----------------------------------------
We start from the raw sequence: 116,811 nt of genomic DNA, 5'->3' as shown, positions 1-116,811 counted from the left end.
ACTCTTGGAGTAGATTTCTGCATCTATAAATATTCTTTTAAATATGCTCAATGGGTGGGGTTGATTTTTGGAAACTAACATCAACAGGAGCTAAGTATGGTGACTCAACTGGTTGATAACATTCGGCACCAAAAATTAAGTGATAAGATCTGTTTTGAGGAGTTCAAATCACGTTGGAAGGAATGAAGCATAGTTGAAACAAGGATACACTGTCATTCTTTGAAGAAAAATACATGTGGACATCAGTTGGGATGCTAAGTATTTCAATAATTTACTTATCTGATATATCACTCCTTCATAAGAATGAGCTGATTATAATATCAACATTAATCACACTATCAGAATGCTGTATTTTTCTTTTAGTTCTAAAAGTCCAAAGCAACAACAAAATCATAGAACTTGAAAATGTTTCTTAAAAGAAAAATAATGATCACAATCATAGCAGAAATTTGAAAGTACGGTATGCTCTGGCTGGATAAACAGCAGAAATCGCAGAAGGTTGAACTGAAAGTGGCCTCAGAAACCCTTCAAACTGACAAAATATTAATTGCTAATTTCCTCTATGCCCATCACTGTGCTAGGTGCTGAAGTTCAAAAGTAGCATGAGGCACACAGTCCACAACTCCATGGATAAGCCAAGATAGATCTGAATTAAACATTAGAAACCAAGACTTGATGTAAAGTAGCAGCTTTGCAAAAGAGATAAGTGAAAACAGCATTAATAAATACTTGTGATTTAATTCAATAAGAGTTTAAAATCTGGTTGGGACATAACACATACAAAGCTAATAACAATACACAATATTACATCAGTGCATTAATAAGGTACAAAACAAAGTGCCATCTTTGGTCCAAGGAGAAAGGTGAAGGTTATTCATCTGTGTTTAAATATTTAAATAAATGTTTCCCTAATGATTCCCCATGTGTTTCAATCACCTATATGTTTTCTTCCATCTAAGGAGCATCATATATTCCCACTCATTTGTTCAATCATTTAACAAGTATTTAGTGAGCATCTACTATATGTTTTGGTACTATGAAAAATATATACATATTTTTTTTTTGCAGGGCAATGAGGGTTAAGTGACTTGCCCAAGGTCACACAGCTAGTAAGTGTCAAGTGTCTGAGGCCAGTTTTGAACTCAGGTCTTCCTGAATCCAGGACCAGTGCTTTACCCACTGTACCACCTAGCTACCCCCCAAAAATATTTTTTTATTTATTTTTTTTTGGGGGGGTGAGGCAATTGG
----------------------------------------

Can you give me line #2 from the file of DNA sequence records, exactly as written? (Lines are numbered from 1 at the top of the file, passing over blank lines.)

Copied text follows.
ACTCTTGGAGTAGATTTCTGCATCTATAAATATTCTTTTAAATATGCTCAATGGGTGGGGTTGATTTTTGGAAACTAACATCAACAGGAGCTAAGTATGGTGACTCAACTGGTTGATAACATTCGGCACCAAAAATTAAGTGATAAGATCTGTTTTGAGGAGTTCAAATCACGTTGGAAGGAATGAAGCATAGTTGAAACAAGGATACACTGTCATTCTTTGAAGAAAAATACATGTGGACATCAGTTGGGATGCTAAGTATTTCAATAATTTACTTATCTGATATATCACTCCTTCATAAGAATGAGCTGATTATAATATCAACATTAATCACACTATCAGAATGCTGTATTTTTCTTTTAGTTCTAAAAGTCCAAAGCAACAACAAAATCATAGAACTTGAAAATGTTTCTTAAAAGAAAAATAATGATCACAATCATAGCAGAAATTTGAAAGTACGGTATGCTCTGGCTGGATAAACAGCAGAAATCGCAGAAGGTTGAACTGAAAGTGGCCTCAGAAACCCTTCAAACTGACAAAATATTAATTGCTAATTTCCTCTATGCCCATCACTGTGCTAGGTGCTGAAGTTCAAAAGTAGCATGAGGCACACAGTCCACAACTCCATGGATAAGCCAAGATAGATCTGAATTAAACATTAGAAACCAAGACTTGATGTAAAGTAGCAGCTTTGCAAAAGAGATAAGTGAAAACAGCATTAATAAATACTTGTGATTTAATTCAATAAGAGTTTAAAATCTGGTTGGGACATAACACATACAAAGCTAATAACAATACACAATATTACATCAGTGCATTAATAAGGTACAAAACAAAGTGCCATCTTTGGTCCAAGGAGAAAGGTGAAGGTTATTCATCTGTGTTTAAATATTTAAATAAATGTTTCCCTAATGATTCCCCATGTGTTTCAATCACCTATATGTTTTCTTCCATCTAAGGAGCATCATATATTCCCACTCATTTGTTCAATCATTTAACAAGTATTTAGTGAGCATCTACTATATGTTTTGGTACTATGAAAAATATATACATATTTTTTTTTTGCAGGGCAATGAGGGTTAAGTGACTTGCCCAAGGTCACACAGCTAGTAAGTGTCAAGTGTCTGAGGCCAGTTTTGAACTCAGGTCTTCCTGAATCCAGGACCAGTGCTTTACCCACTGTACCACCTAGCTACCCCCCAAAAATATTTTTTTATTTATTTTTTTTTGGGGGGGTGAGGCAATTGG